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Any GUIDs with GMAX tutorial??

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I'm so sorry to ask this...as it may be answered many times before....but soes anyone knows of a tutorial on how Guids work with gmax...how can i design an airport and use f

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The only way you can use GUIDs in GMax is when you attach a library object with the attach script.But it is better (and easier) to use a program like SceneGenX to place your objects (and design the airport).

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I've been had good success creating objects in GMAX and placing into scenery (I'm working on improving Montgomery Field located in San Diego) by doing the following...1. I created a folder in the Addon Scenery folder for my project (KMYF), and added subfolders titled 'scenery' and 'texture'.2. I export my GMAX object as a scenery .mdl to the 'scenery' folder. Place any textures in the 'texture' folder3. In that folder you will find .xml and .mdl files for your object.4. I use a program called Library Creator (Thanks Arno!) which allows me to 'add' an xml file to a new library, assigns a guid, and then compiles all the added objects into a .bgl file which I save in my 'scenery' folder.5. I use SceneGenX to place the item in my scenery, again saving to my 'scenery' folder.6. Fire up FS9 and add your scenery. Note...you only have to do this one time.7. Restart FS9 and see how it looks.The biggest thing I discovered is that apparently somewhere in the guid the location of the .mdl file is 'stored'. If you move the .mdl file after you compile the associated .bgl in Library Creator it won't work!Good Luck! Robert

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Hi Robert.The output of the new MakeMDL for FS9 from gmax gives a MDL file, and an XML file.The XML file, by default, is a Library Object creation file. The MDL file is the actual object, but is not usable by FS9. By using BGLComp to compile the XML, you will have a usable Library Object with a unique GUID number. The GUID has nothing to do with the location of anything. The GUID is a unique reference number that identifies the object for placement in FS9.The BGL compiled by BGLComp contains the MDL and the GUID and some other XML controlled data. The old MDL, as well as the XML, is now no longer needed, and should be moved out of any scenery folder. As far as FS9 goes, the XML and the MDL are worthless.Dick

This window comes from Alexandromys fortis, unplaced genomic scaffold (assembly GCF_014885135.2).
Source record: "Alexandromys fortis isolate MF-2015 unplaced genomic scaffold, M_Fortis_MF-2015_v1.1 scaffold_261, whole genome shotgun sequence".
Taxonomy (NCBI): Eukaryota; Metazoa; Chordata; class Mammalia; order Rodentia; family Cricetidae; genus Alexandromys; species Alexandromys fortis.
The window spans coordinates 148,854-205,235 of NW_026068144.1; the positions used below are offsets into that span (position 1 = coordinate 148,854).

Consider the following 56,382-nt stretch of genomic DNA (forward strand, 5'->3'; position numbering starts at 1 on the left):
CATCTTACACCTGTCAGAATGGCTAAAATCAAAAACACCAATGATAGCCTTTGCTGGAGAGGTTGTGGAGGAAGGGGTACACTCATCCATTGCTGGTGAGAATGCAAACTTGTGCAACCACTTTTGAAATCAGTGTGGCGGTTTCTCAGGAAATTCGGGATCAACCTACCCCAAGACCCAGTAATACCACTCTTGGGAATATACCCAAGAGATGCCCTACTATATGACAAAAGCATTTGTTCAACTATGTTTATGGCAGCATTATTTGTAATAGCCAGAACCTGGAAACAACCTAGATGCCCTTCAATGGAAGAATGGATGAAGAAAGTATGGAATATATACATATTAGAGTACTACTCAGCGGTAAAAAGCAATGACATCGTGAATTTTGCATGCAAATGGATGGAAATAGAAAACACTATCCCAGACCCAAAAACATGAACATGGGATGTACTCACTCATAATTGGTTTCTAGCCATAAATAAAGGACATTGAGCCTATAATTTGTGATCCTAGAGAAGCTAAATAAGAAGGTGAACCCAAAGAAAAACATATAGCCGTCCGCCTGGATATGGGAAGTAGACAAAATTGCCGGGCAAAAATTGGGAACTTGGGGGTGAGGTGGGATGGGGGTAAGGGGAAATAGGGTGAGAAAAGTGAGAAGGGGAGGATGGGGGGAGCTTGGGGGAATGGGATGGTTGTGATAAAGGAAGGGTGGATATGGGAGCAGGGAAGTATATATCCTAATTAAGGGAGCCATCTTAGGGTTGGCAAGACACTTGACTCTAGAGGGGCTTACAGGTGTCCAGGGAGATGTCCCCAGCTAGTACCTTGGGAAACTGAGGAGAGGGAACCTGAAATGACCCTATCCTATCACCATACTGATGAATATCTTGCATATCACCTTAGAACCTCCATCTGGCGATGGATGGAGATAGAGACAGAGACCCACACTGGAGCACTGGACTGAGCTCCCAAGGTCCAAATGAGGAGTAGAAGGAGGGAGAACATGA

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Yes, Dick is right here. You should be able to remove the MDL file with seeing anything in the scenery after you have compiled the library BGL.Of course it is better to keep it in some folder, in case you want to recompile the library or add a new object later.

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To get more technical: the GUID is a globally unique (at least it's supposed to be, and chances it's not are pretty slim) identifier used internally by applications to identify units of code.Windows uses them to identify ActiveX components for example.If you have Visual Studio (or Delphi or Borland C++ Builder among others) you will have tools to create your own GUIDs quite apart from makeMDL. On a machine equipped with a network card, GUIDs are created based on the network card MAC address and a timestamp (among other things).On machines without a network card they're typically based on a random number and a timestamp, which reduces the uniqueness and increases the possibilities of duplicate GUIDs existing.

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